I want to say thanks to someone that keep doing something to encourage me. How can I say that?

"Keep encouraging" doesn't seem correct? Google said "encouraging" is an adjective. But after "keep" we must use a gerunds, and the gerunds of "encourage" is it plus "-ing", right?


1 Answer 1


In colloquial English, we don't say "Thanks for keep encouraging me". While telling someone to "keep encouraging" another is correct, we don't necessarily thank people for that. Instead, you can say (to the same effect):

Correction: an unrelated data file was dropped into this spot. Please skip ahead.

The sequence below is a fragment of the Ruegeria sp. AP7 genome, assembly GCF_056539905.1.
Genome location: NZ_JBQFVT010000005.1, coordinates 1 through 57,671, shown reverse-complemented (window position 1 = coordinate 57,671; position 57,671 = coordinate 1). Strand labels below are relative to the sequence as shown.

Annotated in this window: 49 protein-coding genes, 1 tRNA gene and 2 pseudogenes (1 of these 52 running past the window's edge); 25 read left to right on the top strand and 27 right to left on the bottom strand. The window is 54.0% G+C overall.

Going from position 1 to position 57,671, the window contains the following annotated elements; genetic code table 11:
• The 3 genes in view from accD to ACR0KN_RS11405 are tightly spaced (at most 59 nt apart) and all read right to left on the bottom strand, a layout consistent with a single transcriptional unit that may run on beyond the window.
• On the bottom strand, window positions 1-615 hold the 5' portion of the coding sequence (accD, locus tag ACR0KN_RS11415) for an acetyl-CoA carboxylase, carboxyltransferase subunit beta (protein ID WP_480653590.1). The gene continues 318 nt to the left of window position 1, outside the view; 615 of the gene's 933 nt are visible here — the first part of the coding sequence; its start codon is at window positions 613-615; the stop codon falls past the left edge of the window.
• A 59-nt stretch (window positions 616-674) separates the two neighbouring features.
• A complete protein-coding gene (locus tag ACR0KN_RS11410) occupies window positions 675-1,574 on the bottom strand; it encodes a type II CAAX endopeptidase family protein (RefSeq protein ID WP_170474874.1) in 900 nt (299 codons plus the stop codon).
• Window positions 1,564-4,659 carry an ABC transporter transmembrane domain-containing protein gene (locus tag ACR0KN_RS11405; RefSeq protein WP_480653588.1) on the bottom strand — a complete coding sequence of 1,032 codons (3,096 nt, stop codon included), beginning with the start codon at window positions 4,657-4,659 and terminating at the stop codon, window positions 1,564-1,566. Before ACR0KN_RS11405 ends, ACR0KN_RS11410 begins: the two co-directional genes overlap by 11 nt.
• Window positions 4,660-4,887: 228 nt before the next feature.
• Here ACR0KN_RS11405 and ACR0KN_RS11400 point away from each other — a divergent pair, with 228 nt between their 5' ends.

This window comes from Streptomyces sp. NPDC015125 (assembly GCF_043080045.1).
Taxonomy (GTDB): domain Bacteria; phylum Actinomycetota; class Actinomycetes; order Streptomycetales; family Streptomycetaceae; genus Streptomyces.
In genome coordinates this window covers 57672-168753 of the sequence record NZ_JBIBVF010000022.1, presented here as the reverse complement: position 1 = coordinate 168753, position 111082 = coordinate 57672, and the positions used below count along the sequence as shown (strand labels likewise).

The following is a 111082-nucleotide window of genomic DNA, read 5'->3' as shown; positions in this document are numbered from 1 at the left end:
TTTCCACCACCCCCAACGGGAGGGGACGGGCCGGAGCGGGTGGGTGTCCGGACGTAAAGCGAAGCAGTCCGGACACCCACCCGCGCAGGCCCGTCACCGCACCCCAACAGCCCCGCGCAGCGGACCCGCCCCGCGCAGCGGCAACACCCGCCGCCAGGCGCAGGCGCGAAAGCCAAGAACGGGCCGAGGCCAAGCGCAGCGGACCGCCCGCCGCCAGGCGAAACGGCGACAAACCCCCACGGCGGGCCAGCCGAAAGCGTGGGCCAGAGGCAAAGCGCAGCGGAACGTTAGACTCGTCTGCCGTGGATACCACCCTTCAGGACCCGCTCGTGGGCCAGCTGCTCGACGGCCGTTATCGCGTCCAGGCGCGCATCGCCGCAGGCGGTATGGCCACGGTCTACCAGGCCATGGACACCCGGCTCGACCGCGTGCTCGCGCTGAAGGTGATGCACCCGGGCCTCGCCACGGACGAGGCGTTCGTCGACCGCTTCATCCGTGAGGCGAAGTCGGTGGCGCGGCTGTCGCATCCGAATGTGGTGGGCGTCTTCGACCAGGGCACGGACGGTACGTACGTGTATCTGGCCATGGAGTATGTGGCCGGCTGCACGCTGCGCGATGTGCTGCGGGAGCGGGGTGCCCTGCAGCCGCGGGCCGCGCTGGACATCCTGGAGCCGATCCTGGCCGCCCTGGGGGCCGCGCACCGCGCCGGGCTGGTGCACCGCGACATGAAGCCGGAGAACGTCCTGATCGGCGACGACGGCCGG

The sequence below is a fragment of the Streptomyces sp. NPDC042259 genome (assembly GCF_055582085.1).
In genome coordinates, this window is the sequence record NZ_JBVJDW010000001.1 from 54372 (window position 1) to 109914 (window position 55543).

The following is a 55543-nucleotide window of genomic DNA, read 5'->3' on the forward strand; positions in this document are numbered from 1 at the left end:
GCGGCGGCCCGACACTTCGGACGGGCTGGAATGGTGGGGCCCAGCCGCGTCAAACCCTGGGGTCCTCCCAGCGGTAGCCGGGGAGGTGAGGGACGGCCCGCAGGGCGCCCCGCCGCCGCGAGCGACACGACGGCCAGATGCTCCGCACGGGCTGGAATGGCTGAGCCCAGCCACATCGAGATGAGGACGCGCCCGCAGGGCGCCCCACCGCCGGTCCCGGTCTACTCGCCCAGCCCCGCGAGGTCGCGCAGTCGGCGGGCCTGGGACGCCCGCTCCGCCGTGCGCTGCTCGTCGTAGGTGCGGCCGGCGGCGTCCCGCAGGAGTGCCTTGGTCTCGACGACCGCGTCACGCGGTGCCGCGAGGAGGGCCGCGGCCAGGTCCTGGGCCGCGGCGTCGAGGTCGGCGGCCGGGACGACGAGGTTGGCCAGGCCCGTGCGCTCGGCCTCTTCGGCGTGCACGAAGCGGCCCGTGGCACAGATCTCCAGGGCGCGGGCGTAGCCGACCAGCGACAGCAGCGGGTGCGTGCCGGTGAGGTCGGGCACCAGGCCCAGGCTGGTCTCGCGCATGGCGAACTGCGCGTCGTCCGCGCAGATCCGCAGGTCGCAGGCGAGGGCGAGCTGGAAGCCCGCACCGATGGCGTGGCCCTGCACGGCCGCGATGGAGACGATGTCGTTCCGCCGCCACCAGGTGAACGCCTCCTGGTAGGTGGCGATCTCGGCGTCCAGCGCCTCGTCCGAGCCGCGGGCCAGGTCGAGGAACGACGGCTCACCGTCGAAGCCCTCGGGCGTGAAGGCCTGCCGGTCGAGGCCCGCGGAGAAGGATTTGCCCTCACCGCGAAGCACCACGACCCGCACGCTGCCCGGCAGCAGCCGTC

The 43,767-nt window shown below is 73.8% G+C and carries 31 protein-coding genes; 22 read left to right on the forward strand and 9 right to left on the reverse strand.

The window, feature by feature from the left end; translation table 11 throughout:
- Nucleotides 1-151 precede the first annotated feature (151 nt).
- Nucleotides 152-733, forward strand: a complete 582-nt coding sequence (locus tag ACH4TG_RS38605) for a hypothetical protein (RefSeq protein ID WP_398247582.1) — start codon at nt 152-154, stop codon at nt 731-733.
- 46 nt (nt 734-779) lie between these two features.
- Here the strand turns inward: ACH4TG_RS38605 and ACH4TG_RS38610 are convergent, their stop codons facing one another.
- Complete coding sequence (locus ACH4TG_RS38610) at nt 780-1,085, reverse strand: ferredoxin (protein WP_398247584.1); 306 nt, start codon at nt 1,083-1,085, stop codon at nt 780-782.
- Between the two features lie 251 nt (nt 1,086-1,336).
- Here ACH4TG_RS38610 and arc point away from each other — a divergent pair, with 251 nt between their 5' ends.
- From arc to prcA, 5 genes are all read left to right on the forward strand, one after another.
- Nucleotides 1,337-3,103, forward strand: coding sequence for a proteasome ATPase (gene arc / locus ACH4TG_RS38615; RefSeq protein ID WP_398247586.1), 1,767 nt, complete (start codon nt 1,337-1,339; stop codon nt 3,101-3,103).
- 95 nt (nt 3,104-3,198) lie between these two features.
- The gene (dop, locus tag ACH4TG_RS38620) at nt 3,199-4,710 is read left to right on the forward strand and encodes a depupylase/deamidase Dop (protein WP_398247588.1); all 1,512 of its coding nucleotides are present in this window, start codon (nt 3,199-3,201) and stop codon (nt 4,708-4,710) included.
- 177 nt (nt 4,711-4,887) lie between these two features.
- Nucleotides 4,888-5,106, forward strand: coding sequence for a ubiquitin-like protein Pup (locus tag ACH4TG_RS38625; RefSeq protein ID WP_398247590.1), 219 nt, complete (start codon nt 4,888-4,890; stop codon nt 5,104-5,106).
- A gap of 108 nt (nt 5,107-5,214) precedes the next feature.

Thank you for continuing to encourage me.

This implies that the person you're thanking has been and still is encouraging you.

EDIT: In addition to this, as commentor @Rathony pointed out, the preposition "for" is followed by a verb ending with -ing (when it's followed by a verb, of course). "Keep" is treated similarly.

Keep walking/talking/eating/encouraging, etc.

Neither of these words can be followed by an infinitive verb (such as "to encourage").


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